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im getting overwhelmed
September 26, 2006 8:00 AM   Subscribe

like words? stimulate your mind with the salon directory, new york times topics, the archive of every single time magazine, past issues from the new york review of books or just take a break and stare at pages and pages of google images
posted by petsounds (19 comments total) 3 users marked this as a favorite

 
You shouldn't feel too overwhelmed, the NYTimes and NYRev stuff is mostly subscription only.
posted by OmieWise at 8:12 AM on September 26, 2006


The Time back catalogue is very cool. I thought I saw it here before? No matter.
The elzr image site is potentially good but that ajaxy mouseover guff/movement does not for a pleasant time make, imho. 100 images a page beats googleimages, although I haven't checked out firefox plugins on that front for a while. I will play around some more.
Thanks petsounds.
posted by peacay at 8:54 AM on September 26, 2006


it makes me mad how few magazines, especially literary and cultural magazines, offer their online archives for free. even progressive 'people's papers' like the nation charge for past articles. its just selfish and stupid. information should be free. if you really want your ideas to spread make it so all of the public has access to them, not just those with money. compared to the millions magazines and newspapers make on advertising im sure the online subscription revenue is insignificant in any case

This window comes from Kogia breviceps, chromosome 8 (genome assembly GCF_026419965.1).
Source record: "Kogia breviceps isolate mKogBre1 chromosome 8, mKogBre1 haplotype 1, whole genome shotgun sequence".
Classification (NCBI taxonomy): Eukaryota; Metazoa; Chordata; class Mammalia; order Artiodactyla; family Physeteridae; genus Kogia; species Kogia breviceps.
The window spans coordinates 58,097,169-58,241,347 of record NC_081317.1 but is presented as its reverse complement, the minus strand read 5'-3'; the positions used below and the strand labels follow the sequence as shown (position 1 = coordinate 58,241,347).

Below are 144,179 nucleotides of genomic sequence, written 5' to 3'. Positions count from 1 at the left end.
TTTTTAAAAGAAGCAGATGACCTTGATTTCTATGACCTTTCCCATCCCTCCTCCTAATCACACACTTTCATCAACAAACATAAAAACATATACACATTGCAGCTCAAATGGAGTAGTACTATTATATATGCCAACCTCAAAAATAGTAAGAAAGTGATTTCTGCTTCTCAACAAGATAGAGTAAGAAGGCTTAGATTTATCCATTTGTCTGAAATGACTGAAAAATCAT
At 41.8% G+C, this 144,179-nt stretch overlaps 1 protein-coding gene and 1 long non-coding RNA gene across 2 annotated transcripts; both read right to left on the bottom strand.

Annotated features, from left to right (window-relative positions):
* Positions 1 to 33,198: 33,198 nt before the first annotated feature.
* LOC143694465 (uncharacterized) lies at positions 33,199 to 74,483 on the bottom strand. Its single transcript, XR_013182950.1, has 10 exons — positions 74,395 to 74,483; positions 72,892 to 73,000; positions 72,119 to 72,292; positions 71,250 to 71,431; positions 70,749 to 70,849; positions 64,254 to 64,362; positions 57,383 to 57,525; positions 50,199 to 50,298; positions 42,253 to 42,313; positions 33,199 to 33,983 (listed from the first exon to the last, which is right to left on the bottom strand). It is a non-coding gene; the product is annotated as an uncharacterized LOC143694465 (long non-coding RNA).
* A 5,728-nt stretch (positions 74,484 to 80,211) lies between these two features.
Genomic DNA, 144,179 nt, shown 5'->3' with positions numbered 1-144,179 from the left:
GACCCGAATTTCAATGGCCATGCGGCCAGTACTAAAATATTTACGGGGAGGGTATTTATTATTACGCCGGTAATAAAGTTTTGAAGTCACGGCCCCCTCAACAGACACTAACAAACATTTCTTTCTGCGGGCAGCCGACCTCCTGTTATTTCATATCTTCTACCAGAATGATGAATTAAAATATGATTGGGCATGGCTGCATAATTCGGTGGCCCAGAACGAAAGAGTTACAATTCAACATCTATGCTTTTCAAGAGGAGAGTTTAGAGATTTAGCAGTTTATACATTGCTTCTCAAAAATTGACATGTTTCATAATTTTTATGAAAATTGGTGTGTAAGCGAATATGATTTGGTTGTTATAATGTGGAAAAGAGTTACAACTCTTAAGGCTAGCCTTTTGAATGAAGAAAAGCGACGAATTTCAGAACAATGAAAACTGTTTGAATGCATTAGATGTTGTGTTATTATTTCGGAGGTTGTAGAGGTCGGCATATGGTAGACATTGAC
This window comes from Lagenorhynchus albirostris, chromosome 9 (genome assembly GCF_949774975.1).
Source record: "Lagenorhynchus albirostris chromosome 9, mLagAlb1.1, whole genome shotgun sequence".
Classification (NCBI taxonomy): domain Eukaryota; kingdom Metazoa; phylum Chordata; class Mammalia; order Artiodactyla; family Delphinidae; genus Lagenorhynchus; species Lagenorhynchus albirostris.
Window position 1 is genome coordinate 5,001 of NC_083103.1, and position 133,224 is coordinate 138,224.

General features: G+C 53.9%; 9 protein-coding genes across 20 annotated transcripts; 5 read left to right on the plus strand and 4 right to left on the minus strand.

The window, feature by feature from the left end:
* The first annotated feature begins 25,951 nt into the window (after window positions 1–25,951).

posted by petsounds at 9:04 AM on September 26, 2006


i meant DONT offer their archvies for free
posted by petsounds at 9:15 AM on September 26, 2006


They may not be free online at your fingertips, but many of them are free at your local library. And many public libraries allow card holders to search their online databases from home. So while it might take a little extra work, the information is (usually) available.
posted by likorish at 9:21 AM on September 26, 2006


petsounds - stet
posted by kcds at 10:02 AM on September 26, 2006


petsounds - Capitalization
posted by Ogre Lawless at 10:36 AM on September 26, 2006


I cannot fathom why anyone believes that "information wants to be free." Information has no desires, and its availibilty is a product of industry. The phrase would more literally reflect the attitude behind it if it were worded:

"I don't value the work of certain people."

or even more simply:

"Me want, give now!"
posted by mzurer at 10:59 AM on September 26, 2006


mzurer, people don't pay as much attention when you have to pay for it. If the intention of the magazines is to generate revenue you'd think putting up archives for "free" would be a good idea. Not only does it create immediate add revenue, it drives attention to the magazine and encourages new subscribers. Many online newspapers have figured this out. In a world where information is so freely abundant, the only limiting factor is peoples time and attention - eyeballs - you want to capitalize on that as much as possible.

The other thing is why don't more magazines do what New Yorker did and have a rolling DVD subscription for every back issue. I'd love to have it for National Geographic for example.
posted by stbalbach at 11:08 AM on September 26, 2006


mzurer, people don't pay as much attention when you have to pay for it.